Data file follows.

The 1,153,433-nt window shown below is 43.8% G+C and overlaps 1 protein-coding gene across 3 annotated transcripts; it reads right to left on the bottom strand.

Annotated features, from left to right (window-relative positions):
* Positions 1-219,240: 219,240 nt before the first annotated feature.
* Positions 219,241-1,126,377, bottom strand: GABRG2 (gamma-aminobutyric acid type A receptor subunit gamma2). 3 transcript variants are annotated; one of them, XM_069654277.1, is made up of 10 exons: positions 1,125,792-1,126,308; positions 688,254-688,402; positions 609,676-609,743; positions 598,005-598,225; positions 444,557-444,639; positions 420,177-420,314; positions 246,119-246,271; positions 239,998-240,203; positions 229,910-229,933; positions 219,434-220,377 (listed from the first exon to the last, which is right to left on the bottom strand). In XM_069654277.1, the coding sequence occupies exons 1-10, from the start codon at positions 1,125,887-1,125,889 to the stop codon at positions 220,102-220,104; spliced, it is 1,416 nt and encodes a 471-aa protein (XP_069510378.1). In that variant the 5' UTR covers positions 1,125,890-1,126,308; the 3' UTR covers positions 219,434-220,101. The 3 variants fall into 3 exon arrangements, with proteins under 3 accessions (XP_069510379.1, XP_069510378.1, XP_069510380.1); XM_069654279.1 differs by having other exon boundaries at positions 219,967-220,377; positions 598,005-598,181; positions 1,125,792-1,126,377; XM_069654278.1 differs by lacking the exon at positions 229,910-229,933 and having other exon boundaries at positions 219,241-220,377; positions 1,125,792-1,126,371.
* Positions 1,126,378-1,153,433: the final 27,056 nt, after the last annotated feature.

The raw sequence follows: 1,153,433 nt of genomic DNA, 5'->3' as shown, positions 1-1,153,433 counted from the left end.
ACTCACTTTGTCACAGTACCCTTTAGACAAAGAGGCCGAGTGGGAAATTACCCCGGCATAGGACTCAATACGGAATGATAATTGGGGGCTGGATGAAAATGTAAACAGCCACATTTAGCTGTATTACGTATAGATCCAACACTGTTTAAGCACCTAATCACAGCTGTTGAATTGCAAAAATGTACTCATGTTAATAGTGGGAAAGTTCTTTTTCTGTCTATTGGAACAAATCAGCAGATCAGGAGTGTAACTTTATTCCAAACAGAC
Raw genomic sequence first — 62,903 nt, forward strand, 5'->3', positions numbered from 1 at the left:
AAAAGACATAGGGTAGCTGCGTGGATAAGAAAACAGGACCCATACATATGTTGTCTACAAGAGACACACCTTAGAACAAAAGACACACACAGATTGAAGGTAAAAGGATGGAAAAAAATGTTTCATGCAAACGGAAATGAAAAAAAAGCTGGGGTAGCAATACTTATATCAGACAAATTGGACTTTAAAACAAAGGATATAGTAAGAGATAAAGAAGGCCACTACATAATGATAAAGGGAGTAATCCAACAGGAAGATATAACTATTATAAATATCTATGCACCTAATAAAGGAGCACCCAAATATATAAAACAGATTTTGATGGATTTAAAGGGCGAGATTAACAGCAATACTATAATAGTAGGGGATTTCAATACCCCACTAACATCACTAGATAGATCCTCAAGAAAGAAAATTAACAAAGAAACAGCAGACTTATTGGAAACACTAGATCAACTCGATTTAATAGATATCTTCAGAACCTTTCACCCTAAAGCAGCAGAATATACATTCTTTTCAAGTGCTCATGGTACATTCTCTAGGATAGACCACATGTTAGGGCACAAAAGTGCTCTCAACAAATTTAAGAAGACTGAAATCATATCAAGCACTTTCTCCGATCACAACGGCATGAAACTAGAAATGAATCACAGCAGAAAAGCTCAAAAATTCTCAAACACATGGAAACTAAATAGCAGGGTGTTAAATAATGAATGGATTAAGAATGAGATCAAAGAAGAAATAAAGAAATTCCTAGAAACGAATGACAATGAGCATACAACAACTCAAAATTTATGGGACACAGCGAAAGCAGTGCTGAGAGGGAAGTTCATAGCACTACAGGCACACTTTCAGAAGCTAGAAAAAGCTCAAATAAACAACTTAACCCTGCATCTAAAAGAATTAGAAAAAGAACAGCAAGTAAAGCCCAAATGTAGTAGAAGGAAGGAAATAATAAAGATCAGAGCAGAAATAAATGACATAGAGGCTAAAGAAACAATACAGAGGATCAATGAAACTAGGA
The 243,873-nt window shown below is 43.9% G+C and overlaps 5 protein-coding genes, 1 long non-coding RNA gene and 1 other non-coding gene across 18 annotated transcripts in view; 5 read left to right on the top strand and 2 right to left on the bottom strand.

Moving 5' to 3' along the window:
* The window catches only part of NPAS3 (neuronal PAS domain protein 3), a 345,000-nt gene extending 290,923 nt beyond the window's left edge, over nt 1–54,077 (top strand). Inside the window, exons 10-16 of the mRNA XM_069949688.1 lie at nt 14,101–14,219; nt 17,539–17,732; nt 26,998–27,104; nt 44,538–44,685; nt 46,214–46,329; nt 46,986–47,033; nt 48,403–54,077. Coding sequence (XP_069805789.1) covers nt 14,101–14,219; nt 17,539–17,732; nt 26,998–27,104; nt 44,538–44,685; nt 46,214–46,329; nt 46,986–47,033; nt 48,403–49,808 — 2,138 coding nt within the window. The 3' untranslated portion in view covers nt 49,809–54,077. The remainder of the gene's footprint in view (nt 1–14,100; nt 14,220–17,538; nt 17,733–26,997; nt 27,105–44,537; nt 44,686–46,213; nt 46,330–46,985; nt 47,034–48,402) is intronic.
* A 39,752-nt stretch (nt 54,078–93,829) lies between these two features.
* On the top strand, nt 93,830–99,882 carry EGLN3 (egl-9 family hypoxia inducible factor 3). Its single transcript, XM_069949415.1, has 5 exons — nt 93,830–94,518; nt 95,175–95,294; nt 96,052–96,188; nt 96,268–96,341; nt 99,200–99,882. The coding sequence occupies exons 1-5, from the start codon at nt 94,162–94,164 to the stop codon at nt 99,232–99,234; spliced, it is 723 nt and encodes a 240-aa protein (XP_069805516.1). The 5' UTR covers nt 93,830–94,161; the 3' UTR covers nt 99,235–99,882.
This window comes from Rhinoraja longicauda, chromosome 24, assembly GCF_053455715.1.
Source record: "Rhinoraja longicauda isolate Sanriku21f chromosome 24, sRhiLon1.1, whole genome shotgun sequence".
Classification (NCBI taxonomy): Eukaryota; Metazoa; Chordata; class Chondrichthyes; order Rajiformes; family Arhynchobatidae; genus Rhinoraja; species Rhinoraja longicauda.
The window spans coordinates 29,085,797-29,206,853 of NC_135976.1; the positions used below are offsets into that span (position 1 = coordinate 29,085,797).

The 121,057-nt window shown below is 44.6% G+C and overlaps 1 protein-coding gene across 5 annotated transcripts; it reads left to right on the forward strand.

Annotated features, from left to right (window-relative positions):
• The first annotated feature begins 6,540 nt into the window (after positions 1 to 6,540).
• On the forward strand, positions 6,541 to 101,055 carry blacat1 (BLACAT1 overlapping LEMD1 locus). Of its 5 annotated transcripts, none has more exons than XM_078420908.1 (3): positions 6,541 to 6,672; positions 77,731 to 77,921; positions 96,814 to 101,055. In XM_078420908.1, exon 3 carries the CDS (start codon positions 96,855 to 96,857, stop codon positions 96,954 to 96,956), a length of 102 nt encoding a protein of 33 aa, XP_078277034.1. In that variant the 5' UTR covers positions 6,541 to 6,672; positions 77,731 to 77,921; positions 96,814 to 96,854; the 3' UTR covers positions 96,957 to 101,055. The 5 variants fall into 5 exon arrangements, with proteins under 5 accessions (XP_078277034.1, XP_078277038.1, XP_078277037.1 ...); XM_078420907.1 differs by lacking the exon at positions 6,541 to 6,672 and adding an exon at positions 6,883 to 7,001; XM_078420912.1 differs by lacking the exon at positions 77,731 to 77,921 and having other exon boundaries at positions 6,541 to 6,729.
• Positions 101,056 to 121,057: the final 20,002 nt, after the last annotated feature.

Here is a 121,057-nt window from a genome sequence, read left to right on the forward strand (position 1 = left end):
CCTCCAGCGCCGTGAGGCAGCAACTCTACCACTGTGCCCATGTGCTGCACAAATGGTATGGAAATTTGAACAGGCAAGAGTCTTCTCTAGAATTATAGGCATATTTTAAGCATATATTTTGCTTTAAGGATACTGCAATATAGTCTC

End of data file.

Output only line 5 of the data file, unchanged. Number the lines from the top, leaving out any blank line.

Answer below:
* Positions 1,126,378-1,153,433: the final 27,056 nt, after the last annotated feature.